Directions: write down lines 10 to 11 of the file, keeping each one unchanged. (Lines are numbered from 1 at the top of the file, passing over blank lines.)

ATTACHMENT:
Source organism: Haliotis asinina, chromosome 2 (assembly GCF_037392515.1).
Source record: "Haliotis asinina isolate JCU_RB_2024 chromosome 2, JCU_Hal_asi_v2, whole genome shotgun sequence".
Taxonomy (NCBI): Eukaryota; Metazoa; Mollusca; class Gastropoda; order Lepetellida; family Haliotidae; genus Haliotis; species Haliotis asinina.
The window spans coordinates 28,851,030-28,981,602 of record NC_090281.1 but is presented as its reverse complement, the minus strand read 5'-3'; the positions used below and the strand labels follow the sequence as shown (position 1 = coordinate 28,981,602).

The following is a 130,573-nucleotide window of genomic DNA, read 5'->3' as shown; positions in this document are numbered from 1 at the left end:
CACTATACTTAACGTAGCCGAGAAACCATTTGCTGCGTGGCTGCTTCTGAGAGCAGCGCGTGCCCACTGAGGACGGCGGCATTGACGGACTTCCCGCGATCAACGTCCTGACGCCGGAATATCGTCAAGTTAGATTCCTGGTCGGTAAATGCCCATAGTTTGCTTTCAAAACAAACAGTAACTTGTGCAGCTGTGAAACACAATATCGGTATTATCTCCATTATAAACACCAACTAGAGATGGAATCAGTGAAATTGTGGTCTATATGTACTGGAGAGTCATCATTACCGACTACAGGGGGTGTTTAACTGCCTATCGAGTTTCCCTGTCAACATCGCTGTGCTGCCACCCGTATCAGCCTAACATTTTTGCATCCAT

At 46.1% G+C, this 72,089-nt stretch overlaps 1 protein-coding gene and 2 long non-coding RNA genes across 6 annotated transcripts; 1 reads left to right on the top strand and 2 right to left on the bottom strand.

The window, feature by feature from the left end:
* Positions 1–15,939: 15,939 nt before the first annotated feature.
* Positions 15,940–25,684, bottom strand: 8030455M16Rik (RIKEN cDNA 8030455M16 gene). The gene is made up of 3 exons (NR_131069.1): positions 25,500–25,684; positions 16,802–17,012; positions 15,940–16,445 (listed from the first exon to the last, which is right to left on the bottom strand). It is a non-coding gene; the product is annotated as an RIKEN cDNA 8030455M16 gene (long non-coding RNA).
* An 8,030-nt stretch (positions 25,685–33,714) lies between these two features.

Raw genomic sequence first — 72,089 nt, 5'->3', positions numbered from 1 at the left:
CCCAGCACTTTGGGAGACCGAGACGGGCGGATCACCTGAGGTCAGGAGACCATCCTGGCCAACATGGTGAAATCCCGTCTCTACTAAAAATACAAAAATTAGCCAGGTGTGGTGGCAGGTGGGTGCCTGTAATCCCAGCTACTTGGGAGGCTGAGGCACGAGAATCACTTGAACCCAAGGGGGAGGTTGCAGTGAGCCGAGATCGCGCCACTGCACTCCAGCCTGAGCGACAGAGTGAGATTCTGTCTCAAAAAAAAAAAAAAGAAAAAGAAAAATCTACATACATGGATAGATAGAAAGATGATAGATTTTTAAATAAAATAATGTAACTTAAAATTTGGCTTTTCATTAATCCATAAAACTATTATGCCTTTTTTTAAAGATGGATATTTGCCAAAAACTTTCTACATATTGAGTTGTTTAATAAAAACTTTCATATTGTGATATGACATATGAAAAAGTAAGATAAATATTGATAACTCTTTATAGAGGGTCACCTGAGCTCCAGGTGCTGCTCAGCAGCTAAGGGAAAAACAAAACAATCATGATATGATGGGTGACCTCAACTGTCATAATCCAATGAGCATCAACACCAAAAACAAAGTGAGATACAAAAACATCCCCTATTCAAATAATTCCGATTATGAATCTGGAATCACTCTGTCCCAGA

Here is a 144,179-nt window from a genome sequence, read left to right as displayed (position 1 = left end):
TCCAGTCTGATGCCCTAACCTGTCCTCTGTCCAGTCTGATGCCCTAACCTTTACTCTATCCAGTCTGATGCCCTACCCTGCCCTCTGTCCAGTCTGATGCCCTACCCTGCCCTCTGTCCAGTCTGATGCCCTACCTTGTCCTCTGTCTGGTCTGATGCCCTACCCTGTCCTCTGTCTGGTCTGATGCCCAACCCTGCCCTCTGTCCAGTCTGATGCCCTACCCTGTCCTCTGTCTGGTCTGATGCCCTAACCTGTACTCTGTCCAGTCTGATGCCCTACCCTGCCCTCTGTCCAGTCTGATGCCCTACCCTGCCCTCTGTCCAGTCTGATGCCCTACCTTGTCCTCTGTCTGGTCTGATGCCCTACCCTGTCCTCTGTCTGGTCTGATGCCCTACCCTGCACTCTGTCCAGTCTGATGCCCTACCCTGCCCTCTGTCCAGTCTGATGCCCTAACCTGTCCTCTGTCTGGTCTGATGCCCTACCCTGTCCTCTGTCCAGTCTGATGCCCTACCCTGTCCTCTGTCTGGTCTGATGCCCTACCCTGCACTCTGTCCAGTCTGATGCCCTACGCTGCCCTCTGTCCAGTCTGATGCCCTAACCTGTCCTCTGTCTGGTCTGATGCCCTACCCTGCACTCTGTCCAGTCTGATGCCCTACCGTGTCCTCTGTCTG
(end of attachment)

* Positions 15,940–25,684, bottom strand: 8030455M16Rik (RIKEN cDNA 8030455M16 gene). The gene is made up of 3 exons (NR_131069.1): positions 25,500–25,684; positions 16,802–17,012; positions 15,940–16,445 (listed from the first exon to the last, which is right to left on the bottom strand). It is a non-coding gene; the product is annotated as an RIKEN cDNA 8030455M16 gene (long non-coding RNA).
* An 8,030-nt stretch (positions 25,685–33,714) lies between these two features.